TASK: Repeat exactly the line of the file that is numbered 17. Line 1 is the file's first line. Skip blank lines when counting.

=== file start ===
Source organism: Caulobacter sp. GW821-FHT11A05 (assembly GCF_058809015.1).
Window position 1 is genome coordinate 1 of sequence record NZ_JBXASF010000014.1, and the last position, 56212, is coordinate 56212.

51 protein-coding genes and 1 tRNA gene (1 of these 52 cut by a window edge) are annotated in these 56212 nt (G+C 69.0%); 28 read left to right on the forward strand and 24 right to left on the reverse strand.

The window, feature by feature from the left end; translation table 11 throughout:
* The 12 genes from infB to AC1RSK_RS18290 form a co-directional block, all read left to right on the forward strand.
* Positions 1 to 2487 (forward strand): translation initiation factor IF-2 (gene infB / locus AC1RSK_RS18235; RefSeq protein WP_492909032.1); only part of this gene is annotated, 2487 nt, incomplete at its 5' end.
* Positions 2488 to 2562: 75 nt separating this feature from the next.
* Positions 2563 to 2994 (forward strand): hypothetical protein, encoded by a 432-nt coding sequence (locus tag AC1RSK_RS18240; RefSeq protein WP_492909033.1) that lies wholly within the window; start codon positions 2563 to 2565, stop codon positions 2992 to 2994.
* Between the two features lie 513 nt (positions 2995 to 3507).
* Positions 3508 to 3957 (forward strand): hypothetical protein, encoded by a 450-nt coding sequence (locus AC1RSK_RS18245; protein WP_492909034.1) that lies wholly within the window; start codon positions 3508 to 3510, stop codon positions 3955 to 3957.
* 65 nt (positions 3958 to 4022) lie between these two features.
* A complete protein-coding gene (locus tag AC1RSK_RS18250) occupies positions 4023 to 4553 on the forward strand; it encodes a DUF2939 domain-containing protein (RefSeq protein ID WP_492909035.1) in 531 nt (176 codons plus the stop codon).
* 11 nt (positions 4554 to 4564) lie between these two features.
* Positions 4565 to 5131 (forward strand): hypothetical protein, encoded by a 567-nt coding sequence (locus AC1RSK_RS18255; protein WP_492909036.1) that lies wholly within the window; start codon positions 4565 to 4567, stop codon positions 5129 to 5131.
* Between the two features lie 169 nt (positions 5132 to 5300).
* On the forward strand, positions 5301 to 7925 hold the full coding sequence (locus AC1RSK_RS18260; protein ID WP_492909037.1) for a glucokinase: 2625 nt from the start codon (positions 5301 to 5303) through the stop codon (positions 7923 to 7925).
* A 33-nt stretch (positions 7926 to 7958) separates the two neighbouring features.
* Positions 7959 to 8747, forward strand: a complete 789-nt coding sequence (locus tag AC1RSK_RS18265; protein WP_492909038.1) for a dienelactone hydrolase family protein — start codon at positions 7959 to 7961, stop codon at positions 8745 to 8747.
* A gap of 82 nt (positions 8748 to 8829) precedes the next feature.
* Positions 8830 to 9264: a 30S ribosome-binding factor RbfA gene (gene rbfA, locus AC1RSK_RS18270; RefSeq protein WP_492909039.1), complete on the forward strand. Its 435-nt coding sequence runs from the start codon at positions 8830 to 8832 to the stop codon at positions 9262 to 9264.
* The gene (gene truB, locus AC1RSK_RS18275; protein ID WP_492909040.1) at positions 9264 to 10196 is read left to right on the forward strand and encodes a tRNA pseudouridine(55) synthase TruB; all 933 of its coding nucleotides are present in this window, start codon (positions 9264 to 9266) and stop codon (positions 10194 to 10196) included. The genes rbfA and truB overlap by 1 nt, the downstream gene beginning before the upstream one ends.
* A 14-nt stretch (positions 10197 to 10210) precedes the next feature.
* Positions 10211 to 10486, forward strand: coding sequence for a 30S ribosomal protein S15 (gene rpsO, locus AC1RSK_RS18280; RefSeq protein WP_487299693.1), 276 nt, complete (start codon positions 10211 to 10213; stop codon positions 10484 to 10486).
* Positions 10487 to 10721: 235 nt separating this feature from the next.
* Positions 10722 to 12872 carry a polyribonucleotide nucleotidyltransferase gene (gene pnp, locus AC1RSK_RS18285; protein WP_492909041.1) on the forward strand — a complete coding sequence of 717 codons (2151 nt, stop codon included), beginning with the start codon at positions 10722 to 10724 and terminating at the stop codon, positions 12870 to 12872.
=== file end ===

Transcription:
* A 33-nt stretch (positions 7926 to 7958) separates the two neighbouring features.